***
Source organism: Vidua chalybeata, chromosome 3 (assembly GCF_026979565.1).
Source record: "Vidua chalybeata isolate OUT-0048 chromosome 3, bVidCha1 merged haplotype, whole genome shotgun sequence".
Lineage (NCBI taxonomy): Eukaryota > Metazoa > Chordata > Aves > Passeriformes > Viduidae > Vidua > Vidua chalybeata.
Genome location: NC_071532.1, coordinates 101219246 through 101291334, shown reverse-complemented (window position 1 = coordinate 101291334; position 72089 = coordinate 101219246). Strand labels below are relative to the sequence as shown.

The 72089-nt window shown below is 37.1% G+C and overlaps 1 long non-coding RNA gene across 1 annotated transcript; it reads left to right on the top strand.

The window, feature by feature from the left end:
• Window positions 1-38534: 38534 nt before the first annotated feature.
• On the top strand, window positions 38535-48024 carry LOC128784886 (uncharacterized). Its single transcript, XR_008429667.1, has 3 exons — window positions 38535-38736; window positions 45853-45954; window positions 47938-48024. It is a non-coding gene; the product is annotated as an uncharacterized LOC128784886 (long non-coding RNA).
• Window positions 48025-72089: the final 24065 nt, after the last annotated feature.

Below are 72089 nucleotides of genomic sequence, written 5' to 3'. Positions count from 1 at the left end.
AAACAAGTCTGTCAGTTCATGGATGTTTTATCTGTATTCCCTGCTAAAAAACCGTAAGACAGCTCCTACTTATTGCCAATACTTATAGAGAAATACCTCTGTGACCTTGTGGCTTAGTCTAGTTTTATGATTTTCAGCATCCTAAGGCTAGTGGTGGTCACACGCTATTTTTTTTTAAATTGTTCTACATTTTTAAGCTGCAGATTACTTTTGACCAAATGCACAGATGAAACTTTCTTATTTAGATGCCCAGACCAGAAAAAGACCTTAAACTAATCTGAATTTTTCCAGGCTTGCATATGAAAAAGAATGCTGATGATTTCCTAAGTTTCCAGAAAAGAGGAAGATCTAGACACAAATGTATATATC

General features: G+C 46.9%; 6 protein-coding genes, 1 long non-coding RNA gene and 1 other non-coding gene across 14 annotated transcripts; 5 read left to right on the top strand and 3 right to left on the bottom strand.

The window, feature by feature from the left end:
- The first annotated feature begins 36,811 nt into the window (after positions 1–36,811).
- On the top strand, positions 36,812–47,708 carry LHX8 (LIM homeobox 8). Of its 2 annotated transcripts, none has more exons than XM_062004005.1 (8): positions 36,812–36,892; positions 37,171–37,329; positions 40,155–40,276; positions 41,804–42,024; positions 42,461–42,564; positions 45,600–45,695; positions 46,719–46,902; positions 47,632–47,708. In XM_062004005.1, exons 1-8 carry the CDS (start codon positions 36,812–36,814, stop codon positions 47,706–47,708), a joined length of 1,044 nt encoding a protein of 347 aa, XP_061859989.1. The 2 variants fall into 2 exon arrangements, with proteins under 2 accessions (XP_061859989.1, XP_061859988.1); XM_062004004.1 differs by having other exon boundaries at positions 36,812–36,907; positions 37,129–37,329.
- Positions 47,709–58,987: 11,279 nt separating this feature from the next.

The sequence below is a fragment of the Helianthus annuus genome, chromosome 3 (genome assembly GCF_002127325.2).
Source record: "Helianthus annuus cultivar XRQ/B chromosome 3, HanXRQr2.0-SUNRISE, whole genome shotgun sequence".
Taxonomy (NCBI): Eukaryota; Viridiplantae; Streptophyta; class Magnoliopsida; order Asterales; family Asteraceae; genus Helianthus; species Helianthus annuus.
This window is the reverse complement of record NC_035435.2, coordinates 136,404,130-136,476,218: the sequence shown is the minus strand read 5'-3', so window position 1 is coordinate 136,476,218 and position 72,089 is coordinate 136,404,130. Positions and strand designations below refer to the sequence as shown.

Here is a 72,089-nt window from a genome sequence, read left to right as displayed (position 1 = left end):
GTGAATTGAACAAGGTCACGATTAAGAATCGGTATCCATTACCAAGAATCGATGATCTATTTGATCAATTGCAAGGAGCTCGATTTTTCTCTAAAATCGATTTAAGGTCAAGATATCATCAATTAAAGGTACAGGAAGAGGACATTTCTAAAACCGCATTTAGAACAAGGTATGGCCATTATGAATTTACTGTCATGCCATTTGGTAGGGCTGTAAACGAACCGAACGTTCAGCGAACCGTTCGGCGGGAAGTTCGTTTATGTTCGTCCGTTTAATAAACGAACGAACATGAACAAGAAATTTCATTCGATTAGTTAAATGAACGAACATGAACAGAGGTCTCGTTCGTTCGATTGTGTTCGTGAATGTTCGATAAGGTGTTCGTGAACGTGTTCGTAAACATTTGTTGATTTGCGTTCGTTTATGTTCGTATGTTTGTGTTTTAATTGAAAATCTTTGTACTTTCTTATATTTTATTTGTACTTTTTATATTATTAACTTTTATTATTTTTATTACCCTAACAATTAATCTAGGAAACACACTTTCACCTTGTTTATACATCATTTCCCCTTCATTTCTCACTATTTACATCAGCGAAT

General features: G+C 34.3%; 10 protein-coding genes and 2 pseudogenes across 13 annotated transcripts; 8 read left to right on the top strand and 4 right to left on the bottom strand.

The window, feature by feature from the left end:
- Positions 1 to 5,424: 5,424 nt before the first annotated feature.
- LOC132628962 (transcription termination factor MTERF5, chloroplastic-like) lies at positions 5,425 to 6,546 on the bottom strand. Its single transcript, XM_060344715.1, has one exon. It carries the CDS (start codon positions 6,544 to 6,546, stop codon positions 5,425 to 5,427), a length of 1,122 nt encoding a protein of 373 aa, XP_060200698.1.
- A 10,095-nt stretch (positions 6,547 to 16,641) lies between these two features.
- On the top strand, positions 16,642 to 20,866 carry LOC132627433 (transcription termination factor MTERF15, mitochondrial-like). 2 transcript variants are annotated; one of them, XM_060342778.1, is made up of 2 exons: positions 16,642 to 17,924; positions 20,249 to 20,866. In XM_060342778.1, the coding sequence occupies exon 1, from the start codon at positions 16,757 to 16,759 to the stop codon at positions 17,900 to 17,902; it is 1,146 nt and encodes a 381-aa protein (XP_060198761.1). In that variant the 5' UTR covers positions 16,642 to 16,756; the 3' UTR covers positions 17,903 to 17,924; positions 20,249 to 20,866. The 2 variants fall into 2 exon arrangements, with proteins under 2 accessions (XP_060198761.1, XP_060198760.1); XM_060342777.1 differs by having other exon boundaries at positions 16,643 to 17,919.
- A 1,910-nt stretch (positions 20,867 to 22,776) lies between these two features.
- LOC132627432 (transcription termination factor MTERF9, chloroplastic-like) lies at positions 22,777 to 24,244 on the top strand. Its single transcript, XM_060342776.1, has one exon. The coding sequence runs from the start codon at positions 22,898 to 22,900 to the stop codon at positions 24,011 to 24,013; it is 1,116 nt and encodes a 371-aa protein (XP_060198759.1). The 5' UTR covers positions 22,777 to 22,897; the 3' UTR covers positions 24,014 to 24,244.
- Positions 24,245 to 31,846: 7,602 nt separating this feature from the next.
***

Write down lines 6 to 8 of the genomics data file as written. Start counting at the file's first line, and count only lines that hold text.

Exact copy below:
The window, feature by feature from the left end:
• Window positions 1-38534: 38534 nt before the first annotated feature.
• On the top strand, window positions 38535-48024 carry LOC128784886 (uncharacterized). Its single transcript, XR_008429667.1, has 3 exons — window positions 38535-38736; window positions 45853-45954; window positions 47938-48024. It is a non-coding gene; the product is annotated as an uncharacterized LOC128784886 (long non-coding RNA).